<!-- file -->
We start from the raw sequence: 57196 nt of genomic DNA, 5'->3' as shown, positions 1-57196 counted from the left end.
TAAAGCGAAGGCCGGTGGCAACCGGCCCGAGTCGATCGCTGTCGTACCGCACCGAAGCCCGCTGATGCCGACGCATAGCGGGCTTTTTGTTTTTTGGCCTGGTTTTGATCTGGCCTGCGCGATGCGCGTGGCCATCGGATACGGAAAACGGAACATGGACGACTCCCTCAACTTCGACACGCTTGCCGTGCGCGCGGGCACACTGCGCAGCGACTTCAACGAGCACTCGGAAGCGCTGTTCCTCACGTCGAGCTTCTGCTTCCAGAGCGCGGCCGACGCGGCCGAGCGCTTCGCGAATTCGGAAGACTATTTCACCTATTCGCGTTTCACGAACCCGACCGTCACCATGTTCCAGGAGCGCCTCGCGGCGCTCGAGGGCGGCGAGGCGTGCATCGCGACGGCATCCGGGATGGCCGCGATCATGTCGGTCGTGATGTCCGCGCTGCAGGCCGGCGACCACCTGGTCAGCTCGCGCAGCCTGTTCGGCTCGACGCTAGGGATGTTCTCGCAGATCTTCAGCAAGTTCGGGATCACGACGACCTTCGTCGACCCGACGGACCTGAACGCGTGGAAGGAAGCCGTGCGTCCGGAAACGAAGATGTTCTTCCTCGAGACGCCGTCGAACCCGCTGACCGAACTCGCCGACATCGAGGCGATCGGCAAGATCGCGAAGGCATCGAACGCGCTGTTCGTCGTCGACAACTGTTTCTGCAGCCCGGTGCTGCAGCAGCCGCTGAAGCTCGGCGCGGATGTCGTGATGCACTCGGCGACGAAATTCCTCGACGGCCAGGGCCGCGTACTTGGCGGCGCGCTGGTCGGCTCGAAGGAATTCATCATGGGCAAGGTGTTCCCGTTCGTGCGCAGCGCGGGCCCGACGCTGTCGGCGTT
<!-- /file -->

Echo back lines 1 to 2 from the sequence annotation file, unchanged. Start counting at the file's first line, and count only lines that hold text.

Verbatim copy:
We start from the raw sequence: 57196 nt of genomic DNA, 5'->3' as shown, positions 1-57196 counted from the left end.
TAAAGCGAAGGCCGGTGGCAACCGGCCCGAGTCGATCGCTGTCGTACCGCACCGAAGCCCGCTGATGCCGACGCATAGCGGGCTTTTTGTTTTTTGGCCTGGTTTTGATCTGGCCTGCGCGATGCGCGTGGCCATCGGATACGGAAAACGGAACATGGACGACTCCCTCAACTTCGACACGCTTGCCGTGCGCGCGGGCACACTGCGCAGCGACTTCAACGAGCACTCGGAAGCGCTGTTCCTCACGTCGAGCTTCTGCTTCCAGAGCGCGGCCGACGCGGCCGAGCGCTTCGCGAATTCGGAAGACTATTTCACCTATTCGCGTTTCACGAACCCGACCGTCACCATGTTCCAGGAGCGCCTCGCGGCGCTCGAGGGCGGCGAGGCGTGCATCGCGACGGCATCCGGGATGGCCGCGATCATGTCGGTCGTGATGTCCGCGCTGCAGGCCGGCGACCACCTGGTCAGCTCGCGCAGCCTGTTCGGCTCGACGCTAGGGATGTTCTCGCAGATCTTCAGCAAGTTCGGGATCACGACGACCTTCGTCGACCCGACGGACCTGAACGCGTGGAAGGAAGCCGTGCGTCCGGAAACGAAGATGTTCTTCCTCGAGACGCCGTCGAACCCGCTGACCGAACTCGCCGACATCGAGGCGATCGGCAAGATCGCGAAGGCATCGAACGCGCTGTTCGTCGTCGACAACTGTTTCTGCAGCCCGGTGCTGCAGCAGCCGCTGAAGCTCGGCGCGGATGTCGTGATGCACTCGGCGACGAAATTCCTCGACGGCCAGGGCCGCGTACTTGGCGGCGCGCTGGTCGGCTCGAAGGAATTCATCATGGGCAAGGTGTTCCCGTTCGTGCGCAGCGCGGGCCCGACGCTGTCGGCGTT